Rodinny film (Family Film)
- English subtitles
A ‘family film’ is code in the movie business for ‘a film for kids as well as parents’. It seems this euphemism translates into Czech as well, because Family Film (Rodinny film) by emerging talent Olmo Omerzu enthusiastically defies the label it’s been given by the title. This aloof analysis of a family that’s about to blow is decidedly not for all ages…
When a film’s opening shot presents you with the perfect family unit, with two parents, two children and a dog, you pretty much know right there that things won’t end well. And so too does that unit in Family Film’s first scene, caught in the bubble of their upper-middle-class family car, soon prove to be an empty shell.
Parents Igor and Irena certainly seem like caring parents – they make sure of that. Yet they don’t think twice about leaving their two teenaged children alone in their swanky Prague apartment to sail around the world. And those kids, the grown-up Anna and younger Erik, very convincingly pretend they’re responsible young adults. But the parents’ plane is barely in the air or the kids invite trouble into the home, in the form of Kristýna, Anna’s friend who is as sexually charged as she is impulsive. Soon, the teens are strolling around the apartment building naked to stave off boredom, and Kristýna’s presence means Erik’s virginity is not long for this world.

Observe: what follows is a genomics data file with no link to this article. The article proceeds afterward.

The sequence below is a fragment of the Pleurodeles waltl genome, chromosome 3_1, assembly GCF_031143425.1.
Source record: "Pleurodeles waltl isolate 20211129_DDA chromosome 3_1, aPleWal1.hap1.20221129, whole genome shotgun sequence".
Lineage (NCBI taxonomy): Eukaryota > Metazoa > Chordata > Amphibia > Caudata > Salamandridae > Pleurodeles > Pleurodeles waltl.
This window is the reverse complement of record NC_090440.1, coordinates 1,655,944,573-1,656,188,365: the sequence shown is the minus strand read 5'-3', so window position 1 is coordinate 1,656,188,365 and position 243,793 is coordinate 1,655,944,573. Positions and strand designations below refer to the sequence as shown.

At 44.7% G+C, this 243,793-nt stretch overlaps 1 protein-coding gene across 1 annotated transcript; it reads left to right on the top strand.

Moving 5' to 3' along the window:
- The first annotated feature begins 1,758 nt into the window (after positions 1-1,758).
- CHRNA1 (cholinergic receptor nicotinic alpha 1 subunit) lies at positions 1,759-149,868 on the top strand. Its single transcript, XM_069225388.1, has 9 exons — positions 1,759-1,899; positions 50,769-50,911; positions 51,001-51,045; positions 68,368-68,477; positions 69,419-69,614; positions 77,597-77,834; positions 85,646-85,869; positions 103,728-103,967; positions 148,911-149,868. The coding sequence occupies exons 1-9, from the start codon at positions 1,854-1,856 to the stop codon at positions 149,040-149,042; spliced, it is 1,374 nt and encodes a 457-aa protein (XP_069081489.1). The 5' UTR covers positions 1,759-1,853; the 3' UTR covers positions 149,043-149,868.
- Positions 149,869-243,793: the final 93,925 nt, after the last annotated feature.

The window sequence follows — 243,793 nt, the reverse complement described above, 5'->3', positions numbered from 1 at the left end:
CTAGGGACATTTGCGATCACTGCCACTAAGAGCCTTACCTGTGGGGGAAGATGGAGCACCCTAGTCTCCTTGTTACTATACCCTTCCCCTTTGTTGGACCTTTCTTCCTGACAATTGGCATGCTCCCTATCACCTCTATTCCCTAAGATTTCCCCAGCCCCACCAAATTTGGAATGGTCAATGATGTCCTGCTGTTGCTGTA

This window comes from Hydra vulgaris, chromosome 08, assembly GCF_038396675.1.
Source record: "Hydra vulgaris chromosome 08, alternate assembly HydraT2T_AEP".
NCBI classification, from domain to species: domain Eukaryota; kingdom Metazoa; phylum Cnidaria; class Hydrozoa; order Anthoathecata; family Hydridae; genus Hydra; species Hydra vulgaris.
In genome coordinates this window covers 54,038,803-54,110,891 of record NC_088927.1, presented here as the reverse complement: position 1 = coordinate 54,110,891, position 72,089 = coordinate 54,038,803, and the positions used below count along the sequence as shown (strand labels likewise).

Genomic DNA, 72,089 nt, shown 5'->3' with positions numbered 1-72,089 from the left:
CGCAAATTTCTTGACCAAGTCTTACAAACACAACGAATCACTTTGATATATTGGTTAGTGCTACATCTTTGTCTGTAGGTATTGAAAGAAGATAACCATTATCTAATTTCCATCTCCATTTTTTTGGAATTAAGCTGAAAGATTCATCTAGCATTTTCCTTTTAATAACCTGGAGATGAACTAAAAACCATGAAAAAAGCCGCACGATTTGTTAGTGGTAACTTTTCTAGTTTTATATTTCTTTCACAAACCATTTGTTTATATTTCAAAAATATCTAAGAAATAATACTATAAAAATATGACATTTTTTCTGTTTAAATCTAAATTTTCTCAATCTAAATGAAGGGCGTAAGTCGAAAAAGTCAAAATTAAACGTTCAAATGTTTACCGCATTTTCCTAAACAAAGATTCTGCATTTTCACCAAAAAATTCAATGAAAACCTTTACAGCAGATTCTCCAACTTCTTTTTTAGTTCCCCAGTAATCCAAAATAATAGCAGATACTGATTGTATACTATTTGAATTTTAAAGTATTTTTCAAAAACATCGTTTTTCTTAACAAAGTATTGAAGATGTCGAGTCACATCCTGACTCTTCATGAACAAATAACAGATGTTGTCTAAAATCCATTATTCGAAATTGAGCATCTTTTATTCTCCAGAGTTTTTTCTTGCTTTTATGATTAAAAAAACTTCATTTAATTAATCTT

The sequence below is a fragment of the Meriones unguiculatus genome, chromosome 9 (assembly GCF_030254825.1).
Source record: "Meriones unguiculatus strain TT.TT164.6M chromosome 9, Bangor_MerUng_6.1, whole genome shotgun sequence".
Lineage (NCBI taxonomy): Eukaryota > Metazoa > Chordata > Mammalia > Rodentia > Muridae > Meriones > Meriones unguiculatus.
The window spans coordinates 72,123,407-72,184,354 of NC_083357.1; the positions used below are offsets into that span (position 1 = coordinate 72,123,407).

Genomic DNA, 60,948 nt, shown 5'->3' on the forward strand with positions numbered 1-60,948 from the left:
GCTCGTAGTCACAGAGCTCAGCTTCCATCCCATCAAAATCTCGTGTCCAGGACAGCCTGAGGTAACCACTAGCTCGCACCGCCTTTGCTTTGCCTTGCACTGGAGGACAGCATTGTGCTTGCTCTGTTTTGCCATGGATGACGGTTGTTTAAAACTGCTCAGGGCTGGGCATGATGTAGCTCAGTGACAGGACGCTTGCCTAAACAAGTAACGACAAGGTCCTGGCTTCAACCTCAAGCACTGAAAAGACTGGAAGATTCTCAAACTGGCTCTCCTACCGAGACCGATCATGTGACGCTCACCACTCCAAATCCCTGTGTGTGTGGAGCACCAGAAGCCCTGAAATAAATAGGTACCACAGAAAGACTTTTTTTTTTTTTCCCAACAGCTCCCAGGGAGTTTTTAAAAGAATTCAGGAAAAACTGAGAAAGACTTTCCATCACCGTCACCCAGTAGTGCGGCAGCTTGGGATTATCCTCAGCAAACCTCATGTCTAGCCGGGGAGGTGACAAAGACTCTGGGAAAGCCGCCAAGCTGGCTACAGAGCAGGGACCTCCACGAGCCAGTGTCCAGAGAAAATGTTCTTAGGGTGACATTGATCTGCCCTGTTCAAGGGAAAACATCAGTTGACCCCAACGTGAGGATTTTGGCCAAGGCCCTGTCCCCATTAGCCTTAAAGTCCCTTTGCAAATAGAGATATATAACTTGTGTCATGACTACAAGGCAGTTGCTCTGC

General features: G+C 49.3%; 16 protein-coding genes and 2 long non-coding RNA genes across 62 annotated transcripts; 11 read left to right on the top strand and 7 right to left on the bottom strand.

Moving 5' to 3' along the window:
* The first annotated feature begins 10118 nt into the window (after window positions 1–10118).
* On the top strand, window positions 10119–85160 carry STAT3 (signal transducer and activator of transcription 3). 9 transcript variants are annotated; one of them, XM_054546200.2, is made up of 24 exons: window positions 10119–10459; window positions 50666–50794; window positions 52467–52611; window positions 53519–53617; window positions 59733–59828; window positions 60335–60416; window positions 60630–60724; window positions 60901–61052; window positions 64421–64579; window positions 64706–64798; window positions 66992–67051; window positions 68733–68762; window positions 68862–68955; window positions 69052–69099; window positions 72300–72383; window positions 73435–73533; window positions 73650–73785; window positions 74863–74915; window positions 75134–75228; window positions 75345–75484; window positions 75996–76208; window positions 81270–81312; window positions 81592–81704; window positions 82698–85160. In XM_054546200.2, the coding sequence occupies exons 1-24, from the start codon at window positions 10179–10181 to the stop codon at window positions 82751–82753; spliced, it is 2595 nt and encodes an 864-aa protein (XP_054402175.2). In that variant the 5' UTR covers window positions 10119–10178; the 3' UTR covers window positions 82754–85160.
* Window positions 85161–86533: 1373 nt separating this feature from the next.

While the parents are finding freedom on a series of deserted islands, their kids are taking every liberty in Prague. Their dog Otto is the only one actually as well-behaved as he seems. Otto is secretly the hero of Family Film: the first lines in the movie are about the family pet, he plays an unexpected lead role in the third act, and it’s even the dog who gets the last word.
The young director Olmo Omerzu, Slovenian-born but now working in the Czech Republic, presents the crumbling family in Family Film with an almost clinical detachment. It’s no coincidence that the very first shot comes from a nature documentary on frogs chasing each other out of the pond, viewed on the headrest screen in the family car. Family Film is a bit like a nature documentary itself, regarding humanity from that same detached point of view. The contrast between this style and the plot’s twists and turns, which grow more melodramatic as the film goes on, gives it a very striking, mildly absurdist tone.